nk - Last night we tracked and fixed a software bug that affected the storage of the counted photons. It was in an unexpected part of the code, but once we had the thought that this could be the cause of our overlap problem we were sure it must be there and we would find it. Actually, it caused only one bit to be overwritten with zero, such that the last photon of the profile always belonged to channel 0. Although we cannot restore the bit (checksums on the list but not yet implemented), knowing what it did we can at least reanalyze the data we have in a correct way. Work on the software was finished at 3 am on Thursday 26th and subsequent measurements proved that this was the main cause of the remaining overlap problem.
sg - After the transportation of the Vaisala radiosonde system to Lauder and the handover of the radiosonde duty
to our radiosonde crew from Munich and Innsbruck last weekend, we had a busy week in Christchurch. Everday weather
forecasts under the direction of Richard Turner (NIWA) as well as dropsonde quality control during the night-time
flights of the GV filled our days. In addition some special events happened during this week.
First of all we had some personal changes. Philipp Reutter and Stefan Mueller from Mainz arrived in CHC on Tuesday, Johannes Wagner from Innsbruck on Friday. Mareike left today after two weeks of work on the MTP retrieval, radiosondes and dropsondes.
On Friday we had the first scientific meeting with presentations of preliminary data of the last weeks. The next day was the deepwave media event and public open house organised by Alison Rockwell from NCAR. More than 200 visitors attended and the GV was the main attraction for this event. It's a pity that the Falcon missed the event, but the arrival on the 27th of June was announced in the news (see OneNews).
nk - Deepwave was on the New Zealand news today and the local residents
have noticed a "super-power laser beam"
in the sky. Several NIWA employees received phone calls and text
messages from people living at
distances up to 5 km. With a green light and Felix, probably everyone
knows us here by now.
As it was our initial plan, we have taken up remote operation of the lidar. The beam is visible from our kitchen window (meaning WLAN reception is best there) and that's where we have set up our lidar operation center. Besides checking that the software still saves data and realigning the piezo every once in a while the lidar requires no further actions while running. Startup and shutdown still include manual tasks but take only about five minutes. The plan is to fully automate it during the next weeks.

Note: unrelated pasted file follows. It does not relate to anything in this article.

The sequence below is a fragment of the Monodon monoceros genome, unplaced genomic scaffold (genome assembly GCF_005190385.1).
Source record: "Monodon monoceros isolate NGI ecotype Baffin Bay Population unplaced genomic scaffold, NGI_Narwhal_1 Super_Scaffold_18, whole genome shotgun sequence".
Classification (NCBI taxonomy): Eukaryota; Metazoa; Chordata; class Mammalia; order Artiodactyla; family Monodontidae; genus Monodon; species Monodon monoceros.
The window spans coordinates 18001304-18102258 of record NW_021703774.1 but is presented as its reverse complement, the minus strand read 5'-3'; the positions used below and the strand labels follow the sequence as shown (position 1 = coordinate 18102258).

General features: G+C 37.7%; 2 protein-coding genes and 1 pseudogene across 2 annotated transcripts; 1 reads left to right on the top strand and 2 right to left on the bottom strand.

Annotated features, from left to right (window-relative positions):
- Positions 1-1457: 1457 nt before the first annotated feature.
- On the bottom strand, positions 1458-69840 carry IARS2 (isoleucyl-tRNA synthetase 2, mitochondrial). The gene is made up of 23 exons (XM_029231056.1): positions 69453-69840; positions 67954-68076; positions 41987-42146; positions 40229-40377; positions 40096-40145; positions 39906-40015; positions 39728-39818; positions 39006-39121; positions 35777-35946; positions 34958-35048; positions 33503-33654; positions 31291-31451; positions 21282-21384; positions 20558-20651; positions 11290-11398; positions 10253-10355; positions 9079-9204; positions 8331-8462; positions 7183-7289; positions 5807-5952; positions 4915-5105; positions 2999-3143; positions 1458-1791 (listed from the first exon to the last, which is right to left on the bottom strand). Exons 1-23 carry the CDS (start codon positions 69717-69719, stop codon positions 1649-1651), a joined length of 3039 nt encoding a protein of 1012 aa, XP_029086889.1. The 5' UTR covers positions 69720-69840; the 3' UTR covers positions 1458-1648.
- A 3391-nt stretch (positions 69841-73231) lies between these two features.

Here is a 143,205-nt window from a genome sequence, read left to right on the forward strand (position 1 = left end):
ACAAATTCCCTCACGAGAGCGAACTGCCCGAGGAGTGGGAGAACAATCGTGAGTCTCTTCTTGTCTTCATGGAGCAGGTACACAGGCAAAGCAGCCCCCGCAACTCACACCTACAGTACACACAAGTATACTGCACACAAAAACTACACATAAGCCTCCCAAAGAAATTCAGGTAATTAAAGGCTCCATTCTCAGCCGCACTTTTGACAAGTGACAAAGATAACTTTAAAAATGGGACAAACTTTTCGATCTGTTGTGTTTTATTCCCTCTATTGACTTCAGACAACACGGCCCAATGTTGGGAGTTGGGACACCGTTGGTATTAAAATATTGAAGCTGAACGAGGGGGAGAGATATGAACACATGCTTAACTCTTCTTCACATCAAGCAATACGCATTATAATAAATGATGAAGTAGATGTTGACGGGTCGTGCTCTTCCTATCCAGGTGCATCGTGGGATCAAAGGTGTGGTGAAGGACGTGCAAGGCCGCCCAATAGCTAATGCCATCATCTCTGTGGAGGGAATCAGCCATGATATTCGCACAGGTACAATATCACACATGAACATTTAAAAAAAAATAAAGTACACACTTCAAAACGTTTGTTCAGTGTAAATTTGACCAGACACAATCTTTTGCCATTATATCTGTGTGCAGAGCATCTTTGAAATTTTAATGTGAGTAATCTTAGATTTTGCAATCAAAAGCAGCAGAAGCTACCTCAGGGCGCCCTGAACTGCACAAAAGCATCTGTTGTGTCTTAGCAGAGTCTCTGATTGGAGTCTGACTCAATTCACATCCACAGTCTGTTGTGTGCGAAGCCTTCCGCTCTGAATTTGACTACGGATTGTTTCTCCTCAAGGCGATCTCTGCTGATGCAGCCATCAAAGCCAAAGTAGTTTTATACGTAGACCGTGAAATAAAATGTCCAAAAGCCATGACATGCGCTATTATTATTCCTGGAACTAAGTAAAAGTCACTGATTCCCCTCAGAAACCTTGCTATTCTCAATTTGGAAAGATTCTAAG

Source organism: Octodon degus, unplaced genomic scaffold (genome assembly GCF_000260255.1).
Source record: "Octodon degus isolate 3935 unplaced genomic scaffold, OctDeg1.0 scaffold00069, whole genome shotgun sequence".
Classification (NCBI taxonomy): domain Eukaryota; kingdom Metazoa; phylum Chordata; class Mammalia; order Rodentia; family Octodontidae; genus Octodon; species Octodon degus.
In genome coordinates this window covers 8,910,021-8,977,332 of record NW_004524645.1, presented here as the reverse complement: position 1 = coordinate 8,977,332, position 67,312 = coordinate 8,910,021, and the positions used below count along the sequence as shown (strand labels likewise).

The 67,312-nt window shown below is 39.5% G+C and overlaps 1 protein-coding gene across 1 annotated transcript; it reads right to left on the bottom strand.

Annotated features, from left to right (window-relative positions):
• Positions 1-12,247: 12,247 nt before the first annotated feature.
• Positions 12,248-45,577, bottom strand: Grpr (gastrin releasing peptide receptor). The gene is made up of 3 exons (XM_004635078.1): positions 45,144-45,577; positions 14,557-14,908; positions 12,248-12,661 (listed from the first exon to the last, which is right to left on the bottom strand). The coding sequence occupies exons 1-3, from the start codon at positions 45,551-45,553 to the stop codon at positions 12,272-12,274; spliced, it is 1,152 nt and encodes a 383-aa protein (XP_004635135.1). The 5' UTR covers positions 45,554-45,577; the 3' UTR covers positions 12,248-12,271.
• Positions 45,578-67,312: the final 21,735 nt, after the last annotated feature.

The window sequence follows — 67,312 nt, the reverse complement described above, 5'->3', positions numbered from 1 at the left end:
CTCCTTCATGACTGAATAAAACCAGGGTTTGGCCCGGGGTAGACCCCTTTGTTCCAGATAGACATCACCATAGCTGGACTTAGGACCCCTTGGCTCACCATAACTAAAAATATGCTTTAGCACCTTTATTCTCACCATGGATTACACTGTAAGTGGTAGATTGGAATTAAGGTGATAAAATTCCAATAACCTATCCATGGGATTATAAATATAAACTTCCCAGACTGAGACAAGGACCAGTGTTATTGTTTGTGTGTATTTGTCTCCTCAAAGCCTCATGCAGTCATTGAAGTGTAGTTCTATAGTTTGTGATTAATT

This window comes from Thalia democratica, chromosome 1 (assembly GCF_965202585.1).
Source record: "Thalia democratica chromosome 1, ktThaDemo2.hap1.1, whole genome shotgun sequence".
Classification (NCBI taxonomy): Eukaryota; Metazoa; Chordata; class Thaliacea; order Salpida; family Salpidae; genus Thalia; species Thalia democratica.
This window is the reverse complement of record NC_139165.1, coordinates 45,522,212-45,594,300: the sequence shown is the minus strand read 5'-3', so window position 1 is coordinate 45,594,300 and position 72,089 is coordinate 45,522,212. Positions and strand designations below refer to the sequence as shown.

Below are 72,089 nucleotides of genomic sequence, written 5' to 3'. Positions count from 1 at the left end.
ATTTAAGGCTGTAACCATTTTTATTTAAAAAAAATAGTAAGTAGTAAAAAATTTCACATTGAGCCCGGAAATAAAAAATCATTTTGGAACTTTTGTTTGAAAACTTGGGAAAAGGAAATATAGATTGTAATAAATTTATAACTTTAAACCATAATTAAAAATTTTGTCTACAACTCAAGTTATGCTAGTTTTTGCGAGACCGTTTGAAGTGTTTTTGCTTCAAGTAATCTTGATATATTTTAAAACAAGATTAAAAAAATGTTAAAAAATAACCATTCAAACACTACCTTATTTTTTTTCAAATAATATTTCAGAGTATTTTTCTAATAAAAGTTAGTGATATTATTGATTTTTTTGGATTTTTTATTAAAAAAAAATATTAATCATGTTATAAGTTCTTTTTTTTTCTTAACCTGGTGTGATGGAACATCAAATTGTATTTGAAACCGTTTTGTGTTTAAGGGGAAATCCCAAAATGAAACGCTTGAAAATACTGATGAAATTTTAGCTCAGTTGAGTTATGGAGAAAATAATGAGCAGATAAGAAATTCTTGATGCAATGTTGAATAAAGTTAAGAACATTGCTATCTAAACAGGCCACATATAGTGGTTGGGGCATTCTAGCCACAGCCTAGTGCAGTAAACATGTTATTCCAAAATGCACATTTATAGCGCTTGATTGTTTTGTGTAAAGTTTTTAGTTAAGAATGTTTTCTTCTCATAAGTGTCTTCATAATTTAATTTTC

nk - What we have seen last night might have been a real inversion layer, because today it was gone. Temperature profiles seem to be fine up to 50 km, but are too low further up. We realigned the laser divergence and the telescope in all possible combinations for several hours, and managed to get a better result. It is possible to analyze for gravity waves. However the overlap is still not perfect at 80 km. We are waiting for an external beam expander to minimize the divergence further.
nk - Since yesterday mountain waves have surprised us with a variety of wavy
clouds. They were placed horizontally
at fixed distances, did not move with the wind and were sometimes
stacked in four layers. It was beautiful to watch.
Several radiosondes were successfully launched every three hours during that time. The weather also permitted lidar operations. We could activate the gating of the APD, so we had signal in the altitude range 20-80 km. However, when analyzing the data we realized we could not calculate meaningful temperatures. We tried to optimize the laser beam divergence again and the fibre in the focal point of the telescope. This did not improve the signal so we changed the mount of the fibre to the telescope to place it into the center of the telescope axis, but this also did not help.